Marine phytoplankton are expected to benefit from enhanced carbon dioxide (CO2), attributable largely to down-regulation of the CO2 concentrating mechanism (CCM) which saves energy resources for other cellular processes. However, the nitrogen (N) nutritional condition (N-replete vs. N-limiting) of phytoplankton may affect the responses of their intracellular metabolic processes to elevated CO2. We cultured the model diatoms Thalassiosira pseudonana, Phaeodactylum tricornutum, and Thalassiosira weissflogii at ambient and elevated CO2 levels under N-replete and N-limiting conditions. Key metabolic processes, including light harvesting, C fixation, photorespiration, respiration, and N assimilation, were assessed systematically and then incorporated into an energy budget to compare the effects of CO2 on the metabolic pathways and the consequent changes in photosynthesis and C fixation as a result of energy reallocation under the different N nutritional conditions. Under the N-replete condition, down-regulation of the CCM at high CO2 was the primary contributor to increased photosynthesis rates of the diatoms. Under N-limiting conditions, elevated CO2 significantly affected the photosynthetic photon flux and respiration, in addition to CCM down-regulation and declines in photorespiration, resulting in an increase of the C:N ratio in all 3 diatom species. In T. pseudonana and T. weissflogii, the elevated C:N ratio was driven largely by an increased cellular C quota, whereas in P. tricornutum it resulted primarily from a decreased cellular N quota. The N-limited diatoms therefore could fix more C per unit of N in response to elevated CO2, which could potentially provide a negative feedback to the ongoing increase in atmospheric CO2.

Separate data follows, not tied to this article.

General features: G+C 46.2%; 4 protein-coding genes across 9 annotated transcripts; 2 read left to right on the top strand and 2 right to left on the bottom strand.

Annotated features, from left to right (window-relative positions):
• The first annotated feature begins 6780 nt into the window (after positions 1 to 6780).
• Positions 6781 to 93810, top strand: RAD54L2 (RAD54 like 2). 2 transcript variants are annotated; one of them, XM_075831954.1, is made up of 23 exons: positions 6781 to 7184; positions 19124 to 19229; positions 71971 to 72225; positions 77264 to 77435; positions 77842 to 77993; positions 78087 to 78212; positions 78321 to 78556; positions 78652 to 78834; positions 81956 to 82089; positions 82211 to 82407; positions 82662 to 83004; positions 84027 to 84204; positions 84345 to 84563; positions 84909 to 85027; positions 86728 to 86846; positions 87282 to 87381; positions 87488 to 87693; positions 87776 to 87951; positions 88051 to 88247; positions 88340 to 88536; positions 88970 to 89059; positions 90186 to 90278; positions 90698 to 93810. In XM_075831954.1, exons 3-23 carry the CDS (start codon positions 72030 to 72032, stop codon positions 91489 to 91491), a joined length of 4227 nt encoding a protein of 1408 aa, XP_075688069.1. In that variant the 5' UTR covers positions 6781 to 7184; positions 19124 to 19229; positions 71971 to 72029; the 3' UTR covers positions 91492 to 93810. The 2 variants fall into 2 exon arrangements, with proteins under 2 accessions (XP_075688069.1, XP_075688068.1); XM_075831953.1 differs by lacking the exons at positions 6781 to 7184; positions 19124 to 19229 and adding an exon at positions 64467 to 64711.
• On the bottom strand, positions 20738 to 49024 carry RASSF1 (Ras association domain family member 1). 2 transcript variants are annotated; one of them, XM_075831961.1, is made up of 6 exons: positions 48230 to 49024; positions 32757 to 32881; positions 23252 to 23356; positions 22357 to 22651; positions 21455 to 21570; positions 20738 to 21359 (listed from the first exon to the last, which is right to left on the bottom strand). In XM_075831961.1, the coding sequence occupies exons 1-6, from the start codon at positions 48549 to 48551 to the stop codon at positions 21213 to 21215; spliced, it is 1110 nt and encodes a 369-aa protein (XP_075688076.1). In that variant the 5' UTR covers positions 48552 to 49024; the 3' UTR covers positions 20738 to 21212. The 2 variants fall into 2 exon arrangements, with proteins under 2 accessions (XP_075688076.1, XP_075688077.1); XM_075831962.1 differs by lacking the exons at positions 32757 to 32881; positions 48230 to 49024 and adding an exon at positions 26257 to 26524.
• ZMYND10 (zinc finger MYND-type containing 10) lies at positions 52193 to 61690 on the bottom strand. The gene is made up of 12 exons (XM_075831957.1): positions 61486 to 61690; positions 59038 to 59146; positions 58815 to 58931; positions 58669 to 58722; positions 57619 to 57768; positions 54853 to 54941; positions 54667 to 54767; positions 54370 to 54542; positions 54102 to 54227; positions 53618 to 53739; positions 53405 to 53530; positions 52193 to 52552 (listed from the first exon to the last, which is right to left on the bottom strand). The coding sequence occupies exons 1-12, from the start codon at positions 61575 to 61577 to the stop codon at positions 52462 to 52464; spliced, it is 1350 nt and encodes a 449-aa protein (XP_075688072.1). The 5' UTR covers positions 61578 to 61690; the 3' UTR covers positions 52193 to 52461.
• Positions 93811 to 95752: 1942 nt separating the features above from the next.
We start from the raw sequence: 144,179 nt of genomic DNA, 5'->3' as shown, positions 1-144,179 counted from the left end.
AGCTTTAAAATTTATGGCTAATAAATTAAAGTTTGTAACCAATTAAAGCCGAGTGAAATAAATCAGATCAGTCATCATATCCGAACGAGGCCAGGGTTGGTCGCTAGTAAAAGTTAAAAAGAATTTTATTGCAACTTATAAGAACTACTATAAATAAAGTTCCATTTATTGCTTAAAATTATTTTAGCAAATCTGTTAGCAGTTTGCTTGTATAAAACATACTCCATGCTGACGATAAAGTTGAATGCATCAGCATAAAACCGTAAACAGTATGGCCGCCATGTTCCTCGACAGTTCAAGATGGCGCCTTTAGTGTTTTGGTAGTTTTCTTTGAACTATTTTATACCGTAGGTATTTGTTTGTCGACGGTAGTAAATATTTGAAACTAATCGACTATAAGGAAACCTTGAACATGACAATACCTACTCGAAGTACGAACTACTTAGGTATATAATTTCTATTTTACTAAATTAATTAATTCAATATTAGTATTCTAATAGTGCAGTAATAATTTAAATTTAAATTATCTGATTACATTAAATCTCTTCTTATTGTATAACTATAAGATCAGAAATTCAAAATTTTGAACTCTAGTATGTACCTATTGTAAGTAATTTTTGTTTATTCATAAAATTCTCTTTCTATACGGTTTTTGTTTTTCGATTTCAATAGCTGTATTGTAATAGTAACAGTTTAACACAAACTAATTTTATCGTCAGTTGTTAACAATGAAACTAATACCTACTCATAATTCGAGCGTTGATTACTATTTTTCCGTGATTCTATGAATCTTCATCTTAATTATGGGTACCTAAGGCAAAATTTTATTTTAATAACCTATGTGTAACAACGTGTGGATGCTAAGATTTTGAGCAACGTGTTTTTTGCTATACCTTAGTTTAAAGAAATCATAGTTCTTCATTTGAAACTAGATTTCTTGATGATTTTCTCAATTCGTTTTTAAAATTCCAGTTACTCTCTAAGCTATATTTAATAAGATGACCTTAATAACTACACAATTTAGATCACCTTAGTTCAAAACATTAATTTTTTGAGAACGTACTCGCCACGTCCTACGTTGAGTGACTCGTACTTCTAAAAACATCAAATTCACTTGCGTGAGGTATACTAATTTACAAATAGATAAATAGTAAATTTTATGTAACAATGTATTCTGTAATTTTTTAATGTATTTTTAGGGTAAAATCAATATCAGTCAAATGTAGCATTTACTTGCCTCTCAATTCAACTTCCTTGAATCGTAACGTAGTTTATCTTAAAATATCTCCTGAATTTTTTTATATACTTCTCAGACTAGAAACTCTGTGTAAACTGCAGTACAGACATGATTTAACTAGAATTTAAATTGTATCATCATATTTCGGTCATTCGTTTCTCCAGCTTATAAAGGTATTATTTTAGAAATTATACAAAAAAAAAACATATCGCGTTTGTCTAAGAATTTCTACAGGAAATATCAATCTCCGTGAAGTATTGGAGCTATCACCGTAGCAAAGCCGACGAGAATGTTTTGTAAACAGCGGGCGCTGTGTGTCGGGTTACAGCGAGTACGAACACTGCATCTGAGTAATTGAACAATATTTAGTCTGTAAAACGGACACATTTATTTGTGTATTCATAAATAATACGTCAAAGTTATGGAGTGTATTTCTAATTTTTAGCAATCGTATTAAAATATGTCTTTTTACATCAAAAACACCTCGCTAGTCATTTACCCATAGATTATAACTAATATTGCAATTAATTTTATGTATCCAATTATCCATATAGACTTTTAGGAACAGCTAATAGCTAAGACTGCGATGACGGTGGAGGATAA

Continue reading ‘Nitrogen nutritional condition affects the response of energy metabolism in diatoms to elevated carbon dioxide’


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Ocean acidification in the IPCC AR5 WG II